He describes how the team is using tools like Hystrix and various resilience libraries to manage its growing microservices ecosystem. Finally, he’ll explain how microservices has enabled Zalando’s tech team to achieve a culture of autonomy, mastery and purpose that encourages innovation and experimentation.

    Download the slides

    [bctt tweet=”From Monolith to #Microservices at @ZalandoTech: Head of Engineering @rod_schaefer shares at @GOTOsthlm”]

    Nomad: Scheduling Applications at Scale

    with Seth Vargo, Director of Technical Advocacy at HashiCorp

    Tools like Docker and rkt make it easier than ever to package and distribute applications. Unfortunately, not all organizations have the luxury of being able to package their applications in a container runtime.

    Many organizations have virtualized workloads that cannot be easily containerized, such as applications that require full hardware isolation or virtual appliances. On the opposite end of the spectrum, some organizations deploy workloads that are already static binaries such as Go applications or Java applications that only rely on the JVM. These types of applications do not benefit from containerization as they are already self-contained. To address the growing heterogeneity of workloads, HashiCorp created Nomad – a globally aware, distributed scheduler and cluster manager.

    Nomad is designed to handle many types of workloads, on a variety of operating systems, at massive scale. Nomad empowers developers to specify jobs and tasks using a high-level specification in a plain-text file. Nomad accepts the job specification, parses the information, determines which compatible hosts have available resources, and then automatically manages the placement, healing, and scaling of the application. By placing multiple applications per host, Nomad maximizes resource utilization and dramatically reduces infrastructure costs.

    The flexibility of Nomad’s design brings the benefits of a scheduled application workflow to organizations with heterogeneous workloads and operating systems. This talk will discuss the pros and cons of running in a scheduled environment and includes a series of live demos to supplement the learning experience.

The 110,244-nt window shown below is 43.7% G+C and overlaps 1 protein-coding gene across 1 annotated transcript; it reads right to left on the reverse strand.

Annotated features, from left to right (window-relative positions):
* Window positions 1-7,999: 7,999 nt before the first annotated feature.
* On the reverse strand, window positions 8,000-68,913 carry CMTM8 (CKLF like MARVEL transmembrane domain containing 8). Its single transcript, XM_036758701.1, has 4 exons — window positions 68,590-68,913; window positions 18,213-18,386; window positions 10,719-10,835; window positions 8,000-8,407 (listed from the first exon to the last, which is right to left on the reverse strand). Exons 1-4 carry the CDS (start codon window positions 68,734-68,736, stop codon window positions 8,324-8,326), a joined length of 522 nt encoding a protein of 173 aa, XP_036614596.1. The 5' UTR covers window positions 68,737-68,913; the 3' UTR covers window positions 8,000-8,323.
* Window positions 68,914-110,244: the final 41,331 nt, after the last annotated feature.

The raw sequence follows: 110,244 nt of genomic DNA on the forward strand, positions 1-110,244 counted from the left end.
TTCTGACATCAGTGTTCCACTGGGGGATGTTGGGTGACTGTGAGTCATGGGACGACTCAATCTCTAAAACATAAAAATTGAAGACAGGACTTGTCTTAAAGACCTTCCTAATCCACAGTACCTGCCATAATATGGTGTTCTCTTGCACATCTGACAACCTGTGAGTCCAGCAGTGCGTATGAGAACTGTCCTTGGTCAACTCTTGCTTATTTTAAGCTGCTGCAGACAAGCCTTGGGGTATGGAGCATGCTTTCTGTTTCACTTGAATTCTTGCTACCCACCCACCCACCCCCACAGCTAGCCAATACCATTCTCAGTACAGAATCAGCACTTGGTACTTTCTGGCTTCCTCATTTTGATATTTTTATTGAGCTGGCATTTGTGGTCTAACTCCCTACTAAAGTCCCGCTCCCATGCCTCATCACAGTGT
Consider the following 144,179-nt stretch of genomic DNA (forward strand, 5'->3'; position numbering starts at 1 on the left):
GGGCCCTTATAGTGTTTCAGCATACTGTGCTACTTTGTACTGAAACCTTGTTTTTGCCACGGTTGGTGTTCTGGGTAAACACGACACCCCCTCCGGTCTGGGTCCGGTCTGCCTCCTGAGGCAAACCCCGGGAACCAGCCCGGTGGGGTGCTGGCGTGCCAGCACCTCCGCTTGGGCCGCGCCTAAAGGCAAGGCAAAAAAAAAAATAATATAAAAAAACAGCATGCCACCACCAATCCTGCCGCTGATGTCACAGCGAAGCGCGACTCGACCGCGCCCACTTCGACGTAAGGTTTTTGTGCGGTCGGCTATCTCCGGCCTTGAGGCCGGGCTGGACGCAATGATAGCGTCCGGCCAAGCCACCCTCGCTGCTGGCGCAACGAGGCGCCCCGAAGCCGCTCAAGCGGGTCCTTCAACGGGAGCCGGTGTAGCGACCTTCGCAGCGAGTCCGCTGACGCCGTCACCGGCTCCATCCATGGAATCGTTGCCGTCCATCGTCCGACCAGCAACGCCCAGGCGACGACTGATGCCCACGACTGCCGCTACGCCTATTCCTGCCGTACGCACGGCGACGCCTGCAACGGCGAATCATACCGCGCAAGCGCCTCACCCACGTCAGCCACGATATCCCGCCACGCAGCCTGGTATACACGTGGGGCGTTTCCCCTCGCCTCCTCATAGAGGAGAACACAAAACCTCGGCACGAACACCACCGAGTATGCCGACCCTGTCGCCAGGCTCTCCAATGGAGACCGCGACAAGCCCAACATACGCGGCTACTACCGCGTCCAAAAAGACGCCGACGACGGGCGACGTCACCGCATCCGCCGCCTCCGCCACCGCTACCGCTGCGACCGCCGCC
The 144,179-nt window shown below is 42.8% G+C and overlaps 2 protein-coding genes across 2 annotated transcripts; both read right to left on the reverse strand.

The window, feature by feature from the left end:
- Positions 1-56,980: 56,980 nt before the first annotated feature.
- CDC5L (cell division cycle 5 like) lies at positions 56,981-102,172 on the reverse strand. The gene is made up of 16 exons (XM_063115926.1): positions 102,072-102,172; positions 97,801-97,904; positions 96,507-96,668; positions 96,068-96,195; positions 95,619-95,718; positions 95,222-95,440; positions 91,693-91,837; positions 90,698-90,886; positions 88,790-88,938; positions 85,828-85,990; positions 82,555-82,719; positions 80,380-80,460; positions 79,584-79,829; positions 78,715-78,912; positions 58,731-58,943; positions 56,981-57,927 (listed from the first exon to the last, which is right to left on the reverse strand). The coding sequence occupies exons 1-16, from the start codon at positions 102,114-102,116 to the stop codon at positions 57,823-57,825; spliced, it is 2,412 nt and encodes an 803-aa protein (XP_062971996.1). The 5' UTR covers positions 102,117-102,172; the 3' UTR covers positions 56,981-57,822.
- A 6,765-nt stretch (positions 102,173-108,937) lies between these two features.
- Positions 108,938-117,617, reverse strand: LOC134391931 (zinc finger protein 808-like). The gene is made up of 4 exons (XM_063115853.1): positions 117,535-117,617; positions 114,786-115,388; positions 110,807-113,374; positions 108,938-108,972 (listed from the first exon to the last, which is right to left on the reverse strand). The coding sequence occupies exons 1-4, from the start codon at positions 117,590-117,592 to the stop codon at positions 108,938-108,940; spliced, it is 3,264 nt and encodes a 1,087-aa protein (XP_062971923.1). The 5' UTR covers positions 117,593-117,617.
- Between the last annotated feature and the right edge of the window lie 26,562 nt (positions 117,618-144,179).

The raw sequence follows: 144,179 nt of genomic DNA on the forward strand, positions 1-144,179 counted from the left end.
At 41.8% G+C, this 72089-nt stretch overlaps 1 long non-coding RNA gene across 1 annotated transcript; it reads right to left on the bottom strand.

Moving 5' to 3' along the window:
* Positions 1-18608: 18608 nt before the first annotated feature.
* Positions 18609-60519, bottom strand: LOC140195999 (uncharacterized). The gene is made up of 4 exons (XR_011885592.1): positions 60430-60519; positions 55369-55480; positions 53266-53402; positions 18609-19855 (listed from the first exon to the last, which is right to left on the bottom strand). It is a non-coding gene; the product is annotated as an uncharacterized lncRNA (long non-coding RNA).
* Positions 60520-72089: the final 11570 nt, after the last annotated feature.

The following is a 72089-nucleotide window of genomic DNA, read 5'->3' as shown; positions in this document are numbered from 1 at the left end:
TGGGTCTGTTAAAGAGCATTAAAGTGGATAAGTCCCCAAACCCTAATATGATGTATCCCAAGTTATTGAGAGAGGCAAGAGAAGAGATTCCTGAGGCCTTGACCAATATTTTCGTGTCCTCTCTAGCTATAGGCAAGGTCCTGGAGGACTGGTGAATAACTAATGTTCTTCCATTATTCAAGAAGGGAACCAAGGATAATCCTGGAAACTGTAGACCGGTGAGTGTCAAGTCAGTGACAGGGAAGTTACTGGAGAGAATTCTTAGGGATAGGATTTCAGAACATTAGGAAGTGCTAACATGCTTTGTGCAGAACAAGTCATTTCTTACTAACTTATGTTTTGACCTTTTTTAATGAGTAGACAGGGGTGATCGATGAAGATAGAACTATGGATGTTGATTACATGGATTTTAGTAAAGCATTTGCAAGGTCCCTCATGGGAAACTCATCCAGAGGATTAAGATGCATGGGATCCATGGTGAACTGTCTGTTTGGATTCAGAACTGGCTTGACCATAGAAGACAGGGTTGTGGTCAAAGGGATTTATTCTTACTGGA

Download the Slides

    [bctt tweet=”Watch @sethvargo present @HashiCorp Nomad: Scheduling Applications at Scale at @GOTOsthlm 2016″]

    Docker Security

    with Adrain Mouat, Chief Scientist at Container Solutions

    The security of containers has been a hotly discussed topic in recent months. This talk will explain the main concerns around container security, and offer some best practices and guidance for addressing them.

    The guiding philosophy will be “defence in depth”; no one layer or tool should be relied upon to provide complete security.

    The topics covered will include:

    1. The isolation guarantees of containers
    2. Making sure your images haven’t been tampered with
    3. How to limit the resources that containers can access
    4. How to audit and monitor containers
    5. Using VMs and containers together to maximize security and efficiency
    6. How to safely share secrets (API keys, passwords) with containers

    Download the Slides

    [bctt tweet=”Learn more about #container and #Docker security by watching @adrianmouat’s talk at @GOTOsthlm 2016″]

    Pragmatic Microservices

    with Randy Shoup, VP of Engineering at Stitch Fix

    One of the most powerful trends in software today is building large systems out of composable microservices. Many large-scale web companies have migrated over time to this architecture – and for good reason.

    But, as with any powerful technique, microservices come with their own brand of tradeoffs, and it is important to be aware of them before deciding whether they are appropriate in any particular case.

    They are not for every scale of problem, for every stage of company, or for every team.

    This session takes a pragmatic approach to microservices, and compares them to the alternatives at different stages of company evolution.

    Using examples both from Google and eBay as well as from smaller organizations, it makes practical suggestions about whether, when, and how an organization should consider adopting a microservices architecture.

    Assuming microservices are the appropriate choice, it outlines an experience-based, incremental approach to making a successful rearchitecture to microservices.

    Download the Slides

    [bctt tweet=”Watch @randyshoup discuss a pragmatic approach to #microservices at @GOTOsthlm 2016″]

    Seven Secrets of Maintainable Codebases

    with Adam Tornhill, Founder of Empear AB

    Learn novel techniques that help you make sense of large codebases. Learn to identify the code that really matters for your ability to maintain a system, how to prioritize improvements and even evaluate your architecture based on how you actually work with the code.

    This talk also covers the people side of programming as you learn to mine social information such as communication paths, developer knowledge and hotspots.

    All techniques are based on software evolution. They use data from the most underused informational source that we have in our industry: our version-control system. Each point is illustrated with a case study from a real-world project.

    This is a new perspective on software development that will change how you work with large systems.

    Download the Slides

    [bctt tweet=”Learn the Seven Secrets of Maintainable #Codebases! @AdamTornhill shares during talk at @GOTOsthlm 2016″]